You can at times question some of the text, the third part, which takes on a journey from this world to the next, relating to the old religious edict that the good go one way and the bad the other. In my interview with the composer, he drew the admission from me that it had made me stop and think, despite my awkward relationship with religion. Like the old cliché "There is no bad publicity," the text does prompt a response, and in so doing has made me once again question my relationship with religion. I suspect it will do the same with others. In the booklet that accompanies the discs, Bates suggests that the thought process should continue far past the obvious. Viaticum is, for instance, full of numerology, but essentially based on the number three, and he suggests that we examine the work for further examples. Many believe that numerology plays an important part in life, and this use of the number three has shaped much that we hear on the disc.
To the more fundamental question "Will I like it?" I would give an enthusiastic yet guarded reply. From a performance point of view it is exemplary. Bates is obviously a highly accomplished performer, as one would expect from an organist in such demand. The clarity of his articulation is immaculate, and his choice of the two fine organs at the Stanford Memorial Church was inspired, as both record beautifully. My reservation is certainly not a personal one, but an expression of those people who find the spoken word on disc an experience they do not relish for repeated hearing, and prefer to have such words printed in an accompanying document. Here that would be totally counterproductive to the basic concept, for after reading them once, the listener would then simply listen to the disc as an organ recital. Fortunately, in Alan Wiemann we have a very pleasing voice as narrator, recorded in a believable perspective with the organ. As a totally perverted further observation, I hope that the music by Bates will not become confined to Viaticum, and will also enjoy a separate life. As I have already indicated, I find Birthday Tribute a very exciting composition, and I would equally commend to you Last Judgement, a score that occupies the same sound world. Indeed the music by Bates often overshadows that by the other illustrious composers, and maybe there will come a time when he decides to compose music for the complete Viaticum.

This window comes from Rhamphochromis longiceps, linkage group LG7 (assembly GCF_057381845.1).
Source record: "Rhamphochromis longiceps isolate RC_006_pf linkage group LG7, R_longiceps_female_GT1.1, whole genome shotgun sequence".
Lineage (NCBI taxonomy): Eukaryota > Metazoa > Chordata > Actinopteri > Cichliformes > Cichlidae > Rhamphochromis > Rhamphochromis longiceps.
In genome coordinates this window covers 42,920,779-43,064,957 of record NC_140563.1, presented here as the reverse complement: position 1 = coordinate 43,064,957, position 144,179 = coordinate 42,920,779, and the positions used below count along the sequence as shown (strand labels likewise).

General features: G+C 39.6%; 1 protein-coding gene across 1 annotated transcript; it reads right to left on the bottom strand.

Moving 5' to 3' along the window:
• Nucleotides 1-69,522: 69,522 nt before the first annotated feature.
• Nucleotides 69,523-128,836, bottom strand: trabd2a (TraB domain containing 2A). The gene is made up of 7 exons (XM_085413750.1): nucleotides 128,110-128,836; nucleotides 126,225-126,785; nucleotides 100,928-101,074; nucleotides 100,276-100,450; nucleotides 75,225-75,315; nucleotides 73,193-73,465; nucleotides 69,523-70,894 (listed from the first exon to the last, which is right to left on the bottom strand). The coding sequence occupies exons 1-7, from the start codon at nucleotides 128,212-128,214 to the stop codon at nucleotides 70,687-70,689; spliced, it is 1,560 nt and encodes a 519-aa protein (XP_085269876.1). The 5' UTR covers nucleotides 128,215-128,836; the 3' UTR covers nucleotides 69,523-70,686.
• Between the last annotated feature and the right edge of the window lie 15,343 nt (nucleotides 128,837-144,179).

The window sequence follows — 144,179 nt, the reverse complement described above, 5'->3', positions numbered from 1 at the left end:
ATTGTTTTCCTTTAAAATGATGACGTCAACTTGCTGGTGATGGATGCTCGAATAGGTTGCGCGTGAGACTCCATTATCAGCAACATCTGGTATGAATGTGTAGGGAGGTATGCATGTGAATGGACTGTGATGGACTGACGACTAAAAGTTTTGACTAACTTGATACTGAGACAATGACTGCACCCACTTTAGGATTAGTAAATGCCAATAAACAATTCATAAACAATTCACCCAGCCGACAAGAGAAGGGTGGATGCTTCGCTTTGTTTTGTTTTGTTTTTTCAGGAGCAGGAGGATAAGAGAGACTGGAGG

For enthusiasts of organ-builders, I would add that the two used here are the Fisk instrument installed in 1984, and the Murray M. Harris of 1901. The Fisk, with its four manuals, 73 ranks, and 4,432 pipes, can serve as an attractive Baroque organ, and, with its tuning, it can turn in a very authentic 17th-century French or German sound quality. The earlier instrument has undergone a number of renovations, not least a rebuild in 1981 following the Loma Prieta Earthquake, and now has 65 stops with 3,770 pipes. Both show their adaptability, the Fisk instrument being largely used for the Bates compositions.
Accompanying the three discs are two independent booklets, one of which is devoted to the graphic depiction of the works, which plays a key role in Bates's concept of sound and vision. They are interesting, and should prove a stimulus to nonmusicians. The other gives copious notes on the concept of Viaticum and on the music of Bates. There is a misprint in the timing shown in the booklet for the third disc, but otherwise the documentation is excellent. The sound quality is everything an organ buff would dream of-nicely distanced, wonderfully clear, and, above all, perfectly natural. Sherman has made the point that the synthesizer sounds were recorded together with the organ, and were not added later. The result is a realistic ambiance surrounding both "instruments." Those with an inquisitive mind should simply go out and buy this nicely boxed set, and if you still have reservations about the spoken word, try track 2 and I guess you will get hooked.